20. And I'm telling you, again, that adequate price competition is irrelevant. See FAR 15.404-1(b)(2)(I): Two sentences in (i). The first provides an example of a pricing techniques. The second makes an assertion: "NORMALLY, adequate price competition establishes a fair and reasonable price." The two together do not say that you can establish fairness and reasonableness through comparison of proposed prices ONLY IF you got adequate price competition.
  21. No. The issue is whether they can be used. And I think the answer is sometimes yes and sometimes no, depending on circumstances.
  22. See FAR 15.404-1(b): Adequate price competition is irrelevant. I'm buying apples, a commercial item. The market for fruits is pretty large. And I live in Washington state. Everybody here knows the prices of apples. And cherries. And pears. And grapes. And watermelon. I can detrermine fairness and reasonableness through pleasure analysis. Besides, we don't have to evaluate the other offers to know whether they're for apples. We can do a quick look to see that. We just don't have to evaluate them for whether they're acceptable apples.
  23. So what is the possibility? That if I knew that the others, or some of them, weren't for apples I might think that there might be a better price out there for apples than the low one I got? Well, no one offered that price. What am I supposed to do, embark on an endless quest for the offer that might exist but that I didn't get? How long am I going to look for that offer while the guys are out in the boonies are waiting for fresh fruit? Spoken like a true desk ranger. I conducted a competition for apples. I got an offer for apples that was lower than all the others. All the other offers I got were higher. I don't give a damn if they were for apples or coconuts. I announced a contest, I specified the rules, I conducted the contest in accordance with the rules, Game over. Now, apples are an easy one to solve, because there's a public market for apples and I can call around. If the low price is too high I can cancel the solicitation and start over after I figure out what I did wrong the first time. Quantum superposition my tookus.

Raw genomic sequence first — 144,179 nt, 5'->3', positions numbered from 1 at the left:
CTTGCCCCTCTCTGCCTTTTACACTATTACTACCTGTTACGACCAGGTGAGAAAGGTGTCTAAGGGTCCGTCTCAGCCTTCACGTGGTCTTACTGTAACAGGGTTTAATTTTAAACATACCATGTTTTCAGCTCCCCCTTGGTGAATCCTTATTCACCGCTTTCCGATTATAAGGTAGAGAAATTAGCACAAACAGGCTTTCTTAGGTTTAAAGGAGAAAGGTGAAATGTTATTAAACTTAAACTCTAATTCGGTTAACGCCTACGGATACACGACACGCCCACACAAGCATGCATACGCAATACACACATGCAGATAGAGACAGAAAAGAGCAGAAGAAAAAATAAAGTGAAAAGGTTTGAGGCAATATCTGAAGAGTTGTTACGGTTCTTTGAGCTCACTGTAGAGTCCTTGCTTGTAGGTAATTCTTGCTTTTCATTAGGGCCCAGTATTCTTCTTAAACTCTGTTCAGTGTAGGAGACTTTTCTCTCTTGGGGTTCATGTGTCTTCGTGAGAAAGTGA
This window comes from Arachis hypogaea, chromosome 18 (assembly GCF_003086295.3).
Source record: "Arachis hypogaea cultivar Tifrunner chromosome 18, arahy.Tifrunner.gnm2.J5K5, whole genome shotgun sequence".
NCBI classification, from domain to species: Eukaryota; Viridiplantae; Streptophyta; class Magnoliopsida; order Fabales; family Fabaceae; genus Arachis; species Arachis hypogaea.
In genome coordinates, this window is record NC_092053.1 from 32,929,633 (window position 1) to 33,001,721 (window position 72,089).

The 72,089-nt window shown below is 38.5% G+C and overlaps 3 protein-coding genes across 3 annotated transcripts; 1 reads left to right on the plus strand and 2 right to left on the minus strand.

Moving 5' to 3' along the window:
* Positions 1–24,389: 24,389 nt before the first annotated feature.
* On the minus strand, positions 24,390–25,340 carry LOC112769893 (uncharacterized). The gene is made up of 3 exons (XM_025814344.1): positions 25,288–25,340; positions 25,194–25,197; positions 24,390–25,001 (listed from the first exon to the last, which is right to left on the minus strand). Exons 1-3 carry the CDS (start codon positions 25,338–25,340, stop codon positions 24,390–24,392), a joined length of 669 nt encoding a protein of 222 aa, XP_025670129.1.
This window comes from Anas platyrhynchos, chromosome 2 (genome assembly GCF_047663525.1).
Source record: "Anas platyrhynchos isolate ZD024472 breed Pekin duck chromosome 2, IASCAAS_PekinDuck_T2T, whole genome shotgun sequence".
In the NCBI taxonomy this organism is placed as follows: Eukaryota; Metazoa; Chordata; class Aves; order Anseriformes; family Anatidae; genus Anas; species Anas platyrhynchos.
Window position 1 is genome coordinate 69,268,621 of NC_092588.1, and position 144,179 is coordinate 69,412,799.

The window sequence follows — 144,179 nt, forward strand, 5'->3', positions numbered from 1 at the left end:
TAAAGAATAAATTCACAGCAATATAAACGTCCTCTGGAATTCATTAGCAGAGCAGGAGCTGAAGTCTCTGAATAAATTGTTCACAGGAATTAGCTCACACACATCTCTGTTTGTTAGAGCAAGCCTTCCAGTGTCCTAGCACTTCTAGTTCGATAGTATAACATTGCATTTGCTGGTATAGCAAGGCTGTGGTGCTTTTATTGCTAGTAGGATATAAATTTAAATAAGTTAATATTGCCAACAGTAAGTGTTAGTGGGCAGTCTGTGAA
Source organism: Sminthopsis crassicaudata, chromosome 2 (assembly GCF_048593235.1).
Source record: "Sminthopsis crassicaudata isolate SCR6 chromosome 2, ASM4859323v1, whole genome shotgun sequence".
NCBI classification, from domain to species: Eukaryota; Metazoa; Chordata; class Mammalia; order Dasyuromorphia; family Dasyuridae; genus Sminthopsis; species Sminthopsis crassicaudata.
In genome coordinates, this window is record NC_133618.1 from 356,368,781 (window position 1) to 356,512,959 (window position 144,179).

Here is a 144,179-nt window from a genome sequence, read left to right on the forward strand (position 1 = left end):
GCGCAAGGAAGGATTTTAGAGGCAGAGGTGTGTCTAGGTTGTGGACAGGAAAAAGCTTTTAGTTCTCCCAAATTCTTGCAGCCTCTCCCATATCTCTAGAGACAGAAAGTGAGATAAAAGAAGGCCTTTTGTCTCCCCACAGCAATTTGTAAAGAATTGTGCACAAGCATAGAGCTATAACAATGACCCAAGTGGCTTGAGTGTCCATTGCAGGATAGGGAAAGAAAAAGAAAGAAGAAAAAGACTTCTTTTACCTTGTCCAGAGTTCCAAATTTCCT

24. @Jamaal Valentine Why "concerned"? Agencies have done that for decades when using sealed bidding, in which there is no nonprice technical evaluation at all. There is no reason to be "concerned" unless someone describes the use of a specific method for determining fairness and reasonableness that is patently irrational or otherwise unsound under specific circumstances. You are being very persistent at making a mountain out of a molehill with your "concern." I'm beginning to think that you don't understand the concept of fair and reasonable price. Each determination must be judged in its own circumstances and on own its merits. Your kind of foggy "concern" is what leads to general prohibitions against the use of methods that are perfectly reasonable when properly used. If someone wants to charge me less for something that I consider acceptable than for something that I haven't considered at all, and if acceptable is all I want, then why shouldn't I consider that to be a fair and reasonable price?
  25. A proposal might be technically unacceptable on grounds that have no bearing on price. The product of service offered might be perfectly acceptable, but the proposal is technically unacceptable on other grounds.